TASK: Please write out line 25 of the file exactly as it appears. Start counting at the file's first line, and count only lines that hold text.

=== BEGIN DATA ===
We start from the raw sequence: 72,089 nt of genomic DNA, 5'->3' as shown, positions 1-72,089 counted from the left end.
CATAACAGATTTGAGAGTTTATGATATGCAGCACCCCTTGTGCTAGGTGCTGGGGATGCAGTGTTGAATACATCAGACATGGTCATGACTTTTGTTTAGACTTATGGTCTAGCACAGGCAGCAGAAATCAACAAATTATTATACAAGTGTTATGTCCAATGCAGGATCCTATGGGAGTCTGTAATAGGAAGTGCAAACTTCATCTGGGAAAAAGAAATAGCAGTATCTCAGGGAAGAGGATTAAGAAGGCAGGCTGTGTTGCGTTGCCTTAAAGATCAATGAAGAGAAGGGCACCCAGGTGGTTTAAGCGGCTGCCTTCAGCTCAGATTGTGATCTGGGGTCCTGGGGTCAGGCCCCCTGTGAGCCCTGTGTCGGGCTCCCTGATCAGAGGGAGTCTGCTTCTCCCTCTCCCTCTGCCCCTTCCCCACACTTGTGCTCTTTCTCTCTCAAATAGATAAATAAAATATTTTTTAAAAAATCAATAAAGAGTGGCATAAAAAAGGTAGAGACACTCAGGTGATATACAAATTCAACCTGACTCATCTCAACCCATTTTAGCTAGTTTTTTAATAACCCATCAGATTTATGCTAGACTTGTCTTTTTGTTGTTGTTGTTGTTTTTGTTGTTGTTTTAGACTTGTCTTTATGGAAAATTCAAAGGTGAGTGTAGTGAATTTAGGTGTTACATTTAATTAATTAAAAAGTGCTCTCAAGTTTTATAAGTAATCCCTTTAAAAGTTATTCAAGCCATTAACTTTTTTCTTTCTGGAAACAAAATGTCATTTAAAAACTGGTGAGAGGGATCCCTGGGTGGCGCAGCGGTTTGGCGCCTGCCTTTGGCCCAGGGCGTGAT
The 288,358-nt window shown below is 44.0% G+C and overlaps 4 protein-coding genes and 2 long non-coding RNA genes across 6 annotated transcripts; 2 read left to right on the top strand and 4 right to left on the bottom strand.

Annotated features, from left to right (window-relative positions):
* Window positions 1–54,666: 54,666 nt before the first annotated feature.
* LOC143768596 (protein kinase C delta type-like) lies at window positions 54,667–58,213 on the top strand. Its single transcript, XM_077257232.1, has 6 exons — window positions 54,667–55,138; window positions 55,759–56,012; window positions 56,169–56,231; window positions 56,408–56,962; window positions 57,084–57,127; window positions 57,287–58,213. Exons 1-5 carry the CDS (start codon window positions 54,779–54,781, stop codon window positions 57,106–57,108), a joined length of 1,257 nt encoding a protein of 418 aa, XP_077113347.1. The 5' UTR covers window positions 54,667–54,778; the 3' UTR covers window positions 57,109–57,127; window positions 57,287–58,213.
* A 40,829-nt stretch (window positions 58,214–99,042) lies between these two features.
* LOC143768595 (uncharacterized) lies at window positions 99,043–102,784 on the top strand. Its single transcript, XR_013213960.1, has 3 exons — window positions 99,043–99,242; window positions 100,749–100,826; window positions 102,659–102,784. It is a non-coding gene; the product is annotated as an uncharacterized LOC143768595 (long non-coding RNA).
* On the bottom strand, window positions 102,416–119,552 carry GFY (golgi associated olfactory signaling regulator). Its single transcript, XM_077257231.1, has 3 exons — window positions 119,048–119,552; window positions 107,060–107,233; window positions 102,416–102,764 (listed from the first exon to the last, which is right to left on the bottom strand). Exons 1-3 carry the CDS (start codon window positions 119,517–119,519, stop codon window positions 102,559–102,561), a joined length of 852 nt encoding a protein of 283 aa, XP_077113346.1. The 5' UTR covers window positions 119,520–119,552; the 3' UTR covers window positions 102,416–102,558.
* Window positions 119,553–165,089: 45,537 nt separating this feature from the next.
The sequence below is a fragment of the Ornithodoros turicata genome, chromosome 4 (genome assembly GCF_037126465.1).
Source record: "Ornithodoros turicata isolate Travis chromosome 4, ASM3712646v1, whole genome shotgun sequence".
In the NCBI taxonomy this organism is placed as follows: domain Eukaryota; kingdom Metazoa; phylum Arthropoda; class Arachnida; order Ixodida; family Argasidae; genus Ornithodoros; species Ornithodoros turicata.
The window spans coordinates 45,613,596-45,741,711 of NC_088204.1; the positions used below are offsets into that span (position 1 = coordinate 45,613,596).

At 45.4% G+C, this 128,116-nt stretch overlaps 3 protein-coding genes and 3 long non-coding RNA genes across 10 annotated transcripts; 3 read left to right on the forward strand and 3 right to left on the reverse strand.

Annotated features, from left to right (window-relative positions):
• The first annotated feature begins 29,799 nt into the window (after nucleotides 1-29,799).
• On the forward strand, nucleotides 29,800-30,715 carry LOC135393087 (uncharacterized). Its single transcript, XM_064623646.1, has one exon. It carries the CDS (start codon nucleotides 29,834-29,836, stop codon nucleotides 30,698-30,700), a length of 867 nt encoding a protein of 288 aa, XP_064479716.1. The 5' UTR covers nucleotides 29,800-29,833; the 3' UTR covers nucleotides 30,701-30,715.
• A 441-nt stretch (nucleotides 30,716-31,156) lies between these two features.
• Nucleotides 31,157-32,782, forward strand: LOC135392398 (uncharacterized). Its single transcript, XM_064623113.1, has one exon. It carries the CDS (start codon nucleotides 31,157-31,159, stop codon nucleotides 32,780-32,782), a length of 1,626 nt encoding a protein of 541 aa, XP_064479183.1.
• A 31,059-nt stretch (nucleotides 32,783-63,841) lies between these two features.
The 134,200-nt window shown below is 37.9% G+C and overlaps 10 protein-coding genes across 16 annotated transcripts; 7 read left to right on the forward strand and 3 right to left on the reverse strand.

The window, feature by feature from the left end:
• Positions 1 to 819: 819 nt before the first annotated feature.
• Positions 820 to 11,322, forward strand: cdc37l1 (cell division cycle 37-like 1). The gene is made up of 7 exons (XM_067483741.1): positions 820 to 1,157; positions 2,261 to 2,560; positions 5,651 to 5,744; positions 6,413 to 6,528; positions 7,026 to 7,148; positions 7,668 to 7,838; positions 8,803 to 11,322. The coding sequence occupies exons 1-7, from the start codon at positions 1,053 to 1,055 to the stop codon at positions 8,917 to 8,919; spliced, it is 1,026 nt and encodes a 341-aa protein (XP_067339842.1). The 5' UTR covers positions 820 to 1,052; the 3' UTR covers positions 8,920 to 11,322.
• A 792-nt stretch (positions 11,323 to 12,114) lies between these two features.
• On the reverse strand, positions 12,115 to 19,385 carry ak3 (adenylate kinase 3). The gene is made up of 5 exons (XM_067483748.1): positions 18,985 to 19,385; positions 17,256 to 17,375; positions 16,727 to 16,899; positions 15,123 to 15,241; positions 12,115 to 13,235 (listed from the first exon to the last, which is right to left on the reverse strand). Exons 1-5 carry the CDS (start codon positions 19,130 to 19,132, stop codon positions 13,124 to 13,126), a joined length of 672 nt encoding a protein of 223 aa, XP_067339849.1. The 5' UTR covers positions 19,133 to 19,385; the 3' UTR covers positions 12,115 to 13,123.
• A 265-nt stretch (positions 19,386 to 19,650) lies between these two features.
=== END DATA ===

• Positions 820 to 11,322, forward strand: cdc37l1 (cell division cycle 37-like 1). The gene is made up of 7 exons (XM_067483741.1): positions 820 to 1,157; positions 2,261 to 2,560; positions 5,651 to 5,744; positions 6,413 to 6,528; positions 7,026 to 7,148; positions 7,668 to 7,838; positions 8,803 to 11,322. The coding sequence occupies exons 1-7, from the start codon at positions 1,053 to 1,055 to the stop codon at positions 8,917 to 8,919; spliced, it is 1,026 nt and encodes a 341-aa protein (XP_067339842.1). The 5' UTR covers positions 820 to 1,052; the 3' UTR covers positions 8,920 to 11,322.